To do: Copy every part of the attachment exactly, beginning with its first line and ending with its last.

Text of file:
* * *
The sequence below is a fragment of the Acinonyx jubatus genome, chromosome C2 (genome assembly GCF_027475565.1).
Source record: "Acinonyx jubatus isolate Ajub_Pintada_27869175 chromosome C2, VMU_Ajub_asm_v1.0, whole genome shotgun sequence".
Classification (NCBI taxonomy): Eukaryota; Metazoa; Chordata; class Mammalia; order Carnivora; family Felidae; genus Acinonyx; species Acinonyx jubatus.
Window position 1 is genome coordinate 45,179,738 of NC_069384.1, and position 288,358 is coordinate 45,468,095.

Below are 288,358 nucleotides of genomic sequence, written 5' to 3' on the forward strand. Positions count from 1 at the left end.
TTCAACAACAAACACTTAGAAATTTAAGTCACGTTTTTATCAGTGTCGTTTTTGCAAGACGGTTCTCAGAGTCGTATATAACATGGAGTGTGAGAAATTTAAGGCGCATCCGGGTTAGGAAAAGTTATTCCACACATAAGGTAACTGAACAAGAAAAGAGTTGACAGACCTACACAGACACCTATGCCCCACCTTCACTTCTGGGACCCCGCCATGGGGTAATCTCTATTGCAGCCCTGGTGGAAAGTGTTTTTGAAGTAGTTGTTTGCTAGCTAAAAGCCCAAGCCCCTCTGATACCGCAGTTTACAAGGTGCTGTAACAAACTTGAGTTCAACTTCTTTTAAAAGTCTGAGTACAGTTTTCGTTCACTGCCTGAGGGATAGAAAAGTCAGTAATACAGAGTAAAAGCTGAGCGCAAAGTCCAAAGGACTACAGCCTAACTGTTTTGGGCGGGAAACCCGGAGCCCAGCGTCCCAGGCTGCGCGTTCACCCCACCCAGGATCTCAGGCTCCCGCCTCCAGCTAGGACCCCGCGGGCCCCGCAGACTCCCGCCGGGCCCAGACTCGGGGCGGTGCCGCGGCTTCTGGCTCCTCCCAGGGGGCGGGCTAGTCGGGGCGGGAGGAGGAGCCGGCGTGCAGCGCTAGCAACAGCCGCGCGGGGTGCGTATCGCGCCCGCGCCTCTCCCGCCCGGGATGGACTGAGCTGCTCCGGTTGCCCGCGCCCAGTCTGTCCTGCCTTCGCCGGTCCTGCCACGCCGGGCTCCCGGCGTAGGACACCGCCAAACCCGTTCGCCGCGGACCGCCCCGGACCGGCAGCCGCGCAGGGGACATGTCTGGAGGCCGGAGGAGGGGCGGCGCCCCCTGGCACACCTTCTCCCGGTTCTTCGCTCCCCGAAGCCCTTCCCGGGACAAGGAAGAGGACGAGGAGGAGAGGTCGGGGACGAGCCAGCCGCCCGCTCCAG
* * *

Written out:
The sequence below is a fragment of the Acinonyx jubatus genome, chromosome C2 (genome assembly GCF_027475565.1).
Source record: "Acinonyx jubatus isolate Ajub_Pintada_27869175 chromosome C2, VMU_Ajub_asm_v1.0, whole genome shotgun sequence".
Classification (NCBI taxonomy): Eukaryota; Metazoa; Chordata; class Mammalia; order Carnivora; family Felidae; genus Acinonyx; species Acinonyx jubatus.
Window position 1 is genome coordinate 45,179,738 of NC_069384.1, and position 288,358 is coordinate 45,468,095.

Below are 288,358 nucleotides of genomic sequence, written 5' to 3' on the forward strand. Positions count from 1 at the left end.
TTCAACAACAAACACTTAGAAATTTAAGTCACGTTTTTATCAGTGTCGTTTTTGCAAGACGGTTCTCAGAGTCGTATATAACATGGAGTGTGAGAAATTTAAGGCGCATCCGGGTTAGGAAAAGTTATTCCACACATAAGGTAACTGAACAAGAAAAGAGTTGACAGACCTACACAGACACCTATGCCCCACCTTCACTTCTGGGACCCCGCCATGGGGTAATCTCTATTGCAGCCCTGGTGGAAAGTGTTTTTGAAGTAGTTGTTTGCTAGCTAAAAGCCCAAGCCCCTCTGATACCGCAGTTTACAAGGTGCTGTAACAAACTTGAGTTCAACTTCTTTTAAAAGTCTGAGTACAGTTTTCGTTCACTGCCTGAGGGATAGAAAAGTCAGTAATACAGAGTAAAAGCTGAGCGCAAAGTCCAAAGGACTACAGCCTAACTGTTTTGGGCGGGAAACCCGGAGCCCAGCGTCCCAGGCTGCGCGTTCACCCCACCCAGGATCTCAGGCTCCCGCCTCCAGCTAGGACCCCGCGGGCCCCGCAGACTCCCGCCGGGCCCAGACTCGGGGCGGTGCCGCGGCTTCTGGCTCCTCCCAGGGGGCGGGCTAGTCGGGGCGGGAGGAGGAGCCGGCGTGCAGCGCTAGCAACAGCCGCGCGGGGTGCGTATCGCGCCCGCGCCTCTCCCGCCCGGGATGGACTGAGCTGCTCCGGTTGCCCGCGCCCAGTCTGTCCTGCCTTCGCCGGTCCTGCCACGCCGGGCTCCCGGCGTAGGACACCGCCAAACCCGTTCGCCGCGGACCGCCCCGGACCGGCAGCCGCGCAGGGGACATGTCTGGAGGCCGGAGGAGGGGCGGCGCCCCCTGGCACACCTTCTCCCGGTTCTTCGCTCCCCGAAGCCCTTCCCGGGACAAGGAAGAGGACGAGGAGGAGAGGTCGGGGACGAGCCAGCCGCCCGCTCCAG